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Essential Pregnancy Nutrition

Jun 7 2021
4 min read
close-up of pregnant woman eating salad

Expecting a baby is an extraordinary experience filled with incredible changes and developments...

...and lots of questions, especially about good nutrition during pregnancy.

While your baby’s caloric requirements are relatively low right now, his or her need for the nutrients that encourage growth and development is tremendous. With this in mind, we prefer to focus on the importance of nourishing rather than eating for two, shifting the emphasis off quantity and placing it firmly on quality nutrition – a philosophy we encourage throughout your life, not just pregnancy.

Though everyone’s needs may differ, and you should speak more about yours with your obstetrician, there are some key recommended daily nutrient goals to keep in mind. According to the American Journal of Clinical Nutrition, pregnant women should meet these goals through a combination of diet and prenatal supplements.


You and your baby need strong, healthy bones, so getting a substantial daily dose of calcium is a must during pregnancy. Aim for 1,000 – 1,200 milligrams per day, which you can get from milk, dark leafy greens, almonds, calcium-fortified juices, yogurt, cheese, and cooked salmon. For safety reasons, avoid unpasteurized milk and soft cheeses, like Brie and feta. Limit your seafood consumption to no more than 12 ounces, or about two meals, per week; avoid fish that contain high mercury levels, such as king mackerel, swordfish, shark, and tilefish; and limit albacore tuna to no more than 6 ounces per week.

Folate and Folic Acid

These are usually the first nutrients that are mentioned when discussing pregnancy nutrition. A synthetic form of the B vitamin folate, folic acid helps prevent brain and spinal cord abnormalities and decreases the risk of low birth weight. It is recommended that women begin consuming 400 – 800 micrograms daily before conception and continue with this amount throughout pregnancy. Orange juice, dark leafy greens, beans, and peas are all good sources of natural folate, and folic acid is a star ingredient in prenatal supplements.


Your blood volume rises during pregnancy – enough to support a whole new life! Getting a sufficient amount of iron, which the body uses to create hemoglobin (a protein that carries oxygen), is essential.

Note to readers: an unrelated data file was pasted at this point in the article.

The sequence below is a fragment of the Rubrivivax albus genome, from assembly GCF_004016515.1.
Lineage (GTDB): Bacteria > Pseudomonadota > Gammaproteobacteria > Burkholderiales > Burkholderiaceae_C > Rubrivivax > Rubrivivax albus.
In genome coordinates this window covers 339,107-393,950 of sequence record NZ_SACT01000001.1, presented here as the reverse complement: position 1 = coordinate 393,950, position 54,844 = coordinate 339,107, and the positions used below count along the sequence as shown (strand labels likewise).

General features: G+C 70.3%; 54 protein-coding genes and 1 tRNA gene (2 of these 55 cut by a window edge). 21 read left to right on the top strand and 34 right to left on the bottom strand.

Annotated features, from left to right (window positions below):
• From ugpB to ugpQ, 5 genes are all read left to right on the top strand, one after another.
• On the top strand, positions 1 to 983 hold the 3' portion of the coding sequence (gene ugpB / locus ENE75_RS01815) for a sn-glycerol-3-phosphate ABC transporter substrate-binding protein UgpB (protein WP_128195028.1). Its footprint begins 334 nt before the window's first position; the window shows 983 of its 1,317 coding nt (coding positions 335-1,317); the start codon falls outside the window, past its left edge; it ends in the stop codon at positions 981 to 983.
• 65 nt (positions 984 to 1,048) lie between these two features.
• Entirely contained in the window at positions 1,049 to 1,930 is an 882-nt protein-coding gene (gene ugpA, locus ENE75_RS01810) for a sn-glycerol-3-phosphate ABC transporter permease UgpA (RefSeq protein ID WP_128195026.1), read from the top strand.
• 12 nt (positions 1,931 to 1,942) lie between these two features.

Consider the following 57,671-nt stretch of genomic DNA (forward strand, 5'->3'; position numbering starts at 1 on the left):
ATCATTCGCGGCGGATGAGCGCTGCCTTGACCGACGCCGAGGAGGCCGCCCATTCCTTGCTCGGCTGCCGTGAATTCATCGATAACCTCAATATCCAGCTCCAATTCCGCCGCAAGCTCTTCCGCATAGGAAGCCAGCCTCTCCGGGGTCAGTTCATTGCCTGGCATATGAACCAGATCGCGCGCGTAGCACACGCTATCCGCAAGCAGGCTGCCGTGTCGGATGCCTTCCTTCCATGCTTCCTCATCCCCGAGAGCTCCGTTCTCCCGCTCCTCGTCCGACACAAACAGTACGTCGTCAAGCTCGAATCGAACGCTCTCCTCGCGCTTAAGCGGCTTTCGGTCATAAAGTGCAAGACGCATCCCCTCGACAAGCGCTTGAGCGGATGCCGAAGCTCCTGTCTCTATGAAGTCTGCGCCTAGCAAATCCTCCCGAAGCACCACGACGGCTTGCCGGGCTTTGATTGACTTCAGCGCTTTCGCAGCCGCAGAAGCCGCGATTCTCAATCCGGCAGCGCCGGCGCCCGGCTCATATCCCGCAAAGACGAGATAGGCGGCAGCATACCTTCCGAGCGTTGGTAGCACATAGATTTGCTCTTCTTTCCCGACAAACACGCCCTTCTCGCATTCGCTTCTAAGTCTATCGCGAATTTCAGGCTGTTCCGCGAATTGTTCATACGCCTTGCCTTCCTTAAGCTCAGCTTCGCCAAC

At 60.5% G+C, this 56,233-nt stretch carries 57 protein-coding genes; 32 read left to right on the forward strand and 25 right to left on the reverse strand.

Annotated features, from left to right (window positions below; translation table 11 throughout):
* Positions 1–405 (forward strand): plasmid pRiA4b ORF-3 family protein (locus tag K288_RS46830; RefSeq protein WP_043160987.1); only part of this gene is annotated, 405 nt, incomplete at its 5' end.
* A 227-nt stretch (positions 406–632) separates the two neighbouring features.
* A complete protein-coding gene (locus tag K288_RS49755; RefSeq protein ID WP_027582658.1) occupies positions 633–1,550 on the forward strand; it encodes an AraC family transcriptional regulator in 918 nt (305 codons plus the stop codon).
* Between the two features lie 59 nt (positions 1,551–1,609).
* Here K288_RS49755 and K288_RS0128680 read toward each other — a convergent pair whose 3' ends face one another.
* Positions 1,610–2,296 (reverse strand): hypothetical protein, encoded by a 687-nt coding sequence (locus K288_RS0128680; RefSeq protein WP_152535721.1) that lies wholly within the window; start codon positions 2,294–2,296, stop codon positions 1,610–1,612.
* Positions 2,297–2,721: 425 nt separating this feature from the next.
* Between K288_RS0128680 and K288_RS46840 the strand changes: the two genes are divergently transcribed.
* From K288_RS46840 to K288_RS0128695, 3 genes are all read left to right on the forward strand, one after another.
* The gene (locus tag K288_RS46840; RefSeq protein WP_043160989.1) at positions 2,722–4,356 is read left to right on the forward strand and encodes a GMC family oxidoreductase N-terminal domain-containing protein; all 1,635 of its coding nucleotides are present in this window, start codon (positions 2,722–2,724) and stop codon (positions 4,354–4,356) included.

Having enough of this mineral also helps keep your energy levels high and your risk of infections low. Try eating fortified cereals and lean red meat or turkey in order to get the recommended 30 milligrams each day. Just make sure that all meats are cooked thoroughly.


Getting 320 milligrams of daily magnesium can help build and repair your body’s tissues, as well as aid in preventing early contractions and low birth weight. Wheat germ, wheat bran, soybeans, quinoa, pumpkin, and sunflower seeds are all good sources of magnesium.


Crucial for your baby’s growth, protein is a particularly important part of good nutrition in the second and third trimesters of your pregnancy. You should aim to consume 71 grams of protein each day, which can be found in things like lean meat, fish, eggs, poultry, dairy products, legumes, nuts, and seeds. Avoid cold cuts and undercooked eggs.

Vitamin D

Another bone-strengthening nutrient, vitamin D fortifies teeth, so getting enough of it during pregnancy can help your baby have a healthy smile down the road. Aim for 600 international units (IU) each day. Vitamin D can be found in enriched or fortified juices, cereals, dairy products, and fatty fish, including cooked salmon and canned light tuna. You can also get a solid dose of vitamin D from brief exposure to sunlight, so consider your daily walk an effort that helps you meet both your activity and nutrition goals during pregnancy.


Zinc supports baby’s growth and development during pregnancy and can also help keep your immune system strong. Get your recommended 11 milligrams a day from sources like almonds, pumpkin seeds, cooked shellfish, lean meats, and oatmeal.